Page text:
Jane Morton, author of Don’t Mention the Emergency: making the case for emergency climate action will be speaking in Bairnsdale on Tuesday March 19 (see here for full details). Jane “is a clinical psychologist, who worked for 30 years in public sector mental health services. She is the lead author of a book on Acceptance and Commitment Therapy and a number of consultants reports to the Victorian government. Five years ago, she went into semi-retirement to campaign on the climate emergency. She is convenor of Darebin Climate Action Now, and active in the Australian campaign to declare a climate emergency.”
In her introduction she notes that “Recently, climate experts have started talking about a new category of threat: not just ‘dangerous’, or even ‘catastrophic’, but ‘existential’ – a threat that could annihilate most people on earth” and that the current warming we are experiencing is not safe. “Even the current level of warming (just over one degree) is clearly far from safe: extreme weather is increasing, ice caps are melting, and coral reefs are dying.”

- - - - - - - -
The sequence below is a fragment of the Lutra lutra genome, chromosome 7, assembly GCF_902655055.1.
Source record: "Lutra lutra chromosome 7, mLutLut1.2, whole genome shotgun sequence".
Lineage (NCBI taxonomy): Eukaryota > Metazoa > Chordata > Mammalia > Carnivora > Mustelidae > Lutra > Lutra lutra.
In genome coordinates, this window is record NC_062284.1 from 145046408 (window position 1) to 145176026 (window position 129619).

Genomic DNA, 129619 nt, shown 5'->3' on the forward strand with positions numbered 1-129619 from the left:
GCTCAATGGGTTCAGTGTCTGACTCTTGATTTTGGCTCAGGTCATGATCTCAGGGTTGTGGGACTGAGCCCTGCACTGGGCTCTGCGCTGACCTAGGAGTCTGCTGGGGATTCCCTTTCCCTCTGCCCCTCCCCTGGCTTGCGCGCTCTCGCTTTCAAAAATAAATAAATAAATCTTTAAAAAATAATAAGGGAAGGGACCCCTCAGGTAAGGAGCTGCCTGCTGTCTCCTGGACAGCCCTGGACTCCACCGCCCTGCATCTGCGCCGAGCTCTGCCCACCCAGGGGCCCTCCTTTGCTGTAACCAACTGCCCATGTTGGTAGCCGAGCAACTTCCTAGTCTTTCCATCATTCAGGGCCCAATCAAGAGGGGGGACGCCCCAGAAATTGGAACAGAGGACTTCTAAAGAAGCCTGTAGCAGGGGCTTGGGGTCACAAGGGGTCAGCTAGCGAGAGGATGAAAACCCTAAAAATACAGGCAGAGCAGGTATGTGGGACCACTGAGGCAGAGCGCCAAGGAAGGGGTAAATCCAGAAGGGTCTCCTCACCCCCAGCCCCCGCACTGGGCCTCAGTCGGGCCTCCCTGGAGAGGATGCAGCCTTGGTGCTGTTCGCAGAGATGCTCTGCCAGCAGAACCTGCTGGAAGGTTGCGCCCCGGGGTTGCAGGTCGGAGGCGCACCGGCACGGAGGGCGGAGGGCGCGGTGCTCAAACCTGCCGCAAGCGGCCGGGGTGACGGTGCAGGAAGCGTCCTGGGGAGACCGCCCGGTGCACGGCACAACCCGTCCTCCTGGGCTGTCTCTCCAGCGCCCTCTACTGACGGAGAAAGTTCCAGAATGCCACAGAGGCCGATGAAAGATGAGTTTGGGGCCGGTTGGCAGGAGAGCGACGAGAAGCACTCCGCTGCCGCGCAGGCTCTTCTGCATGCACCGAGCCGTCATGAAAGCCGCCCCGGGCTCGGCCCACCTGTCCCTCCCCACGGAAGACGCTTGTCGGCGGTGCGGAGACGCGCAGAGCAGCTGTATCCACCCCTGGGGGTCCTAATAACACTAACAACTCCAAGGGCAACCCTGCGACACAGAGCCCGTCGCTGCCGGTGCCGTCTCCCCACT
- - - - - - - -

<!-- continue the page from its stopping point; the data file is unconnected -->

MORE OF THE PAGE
The need for emergency action is not reaching the public. “Time is running out to address the climate emergency, but there remains a vast gulf between what political leaders and the media say, and the truth. The most frequently heard message is that staying under two degrees of warming will keep us safe, and that gradual emissions reductions of around 26% (Coalition) or 45% (Labor) represent ‘our fair share’ of the challenge. The catastrophic risks are not explained and the speed and scale of action required is massively understated.”
There is a need for “leaders to step up, but they must hear a clear, strong emergency message coming from all sides before they will be willing to lead the public on emergency action.”
Organiser of the event Ro Gooch stated: “The aim of the meeting is to help inform people and to discuss ways we can help both locally and globally.” Ro heard Jane recently speak at the Sustainability Festival and invited her to speak in Bairnsdale. Hopefully the audience will include local councillors and representatives of the media, as well as a cross-section of the general public. A full report will follow the meeting.